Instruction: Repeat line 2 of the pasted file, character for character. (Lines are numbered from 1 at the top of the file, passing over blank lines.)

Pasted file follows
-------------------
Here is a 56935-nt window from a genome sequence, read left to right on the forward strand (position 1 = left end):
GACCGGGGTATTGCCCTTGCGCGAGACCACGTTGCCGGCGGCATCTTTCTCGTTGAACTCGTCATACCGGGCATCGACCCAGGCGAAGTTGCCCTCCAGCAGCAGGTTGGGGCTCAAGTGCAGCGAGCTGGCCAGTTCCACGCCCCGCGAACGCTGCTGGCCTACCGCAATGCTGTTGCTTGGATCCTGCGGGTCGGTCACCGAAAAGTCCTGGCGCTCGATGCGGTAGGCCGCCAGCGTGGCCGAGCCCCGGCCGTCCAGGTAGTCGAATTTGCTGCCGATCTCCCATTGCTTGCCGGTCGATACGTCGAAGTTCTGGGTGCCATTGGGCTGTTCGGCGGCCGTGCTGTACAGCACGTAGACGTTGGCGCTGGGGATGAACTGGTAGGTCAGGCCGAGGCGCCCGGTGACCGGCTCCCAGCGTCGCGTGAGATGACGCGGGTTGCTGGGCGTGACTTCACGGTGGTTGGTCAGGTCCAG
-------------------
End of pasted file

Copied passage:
GACCGGGGTATTGCCCTTGCGCGAGACCACGTTGCCGGCGGCATCTTTCTCGTTGAACTCGTCATACCGGGCATCGACCCAGGCGAAGTTGCCCTCCAGCAGCAGGTTGGGGCTCAAGTGCAGCGAGCTGGCCAGTTCCACGCCCCGCGAACGCTGCTGGCCTACCGCAATGCTGTTGCTTGGATCCTGCGGGTCGGTCACCGAAAAGTCCTGGCGCTCGATGCGGTAGGCCGCCAGCGTGGCCGAGCCCCGGCCGTCCAGGTAGTCGAATTTGCTGCCGATCTCCCATTGCTTGCCGGTCGATACGTCGAAGTTCTGGGTGCCATTGGGCTGTTCGGCGGCCGTGCTGTACAGCACGTAGACGTTGGCGCTGGGGATGAACTGGTAGGTCAGGCCGAGGCGCCCGGTGACCGGCTCCCAGCGTCGCGTGAGATGACGCGGGTTGCTGGGCGTGACTTCACGGTGGTTGGTCAGGTCCAG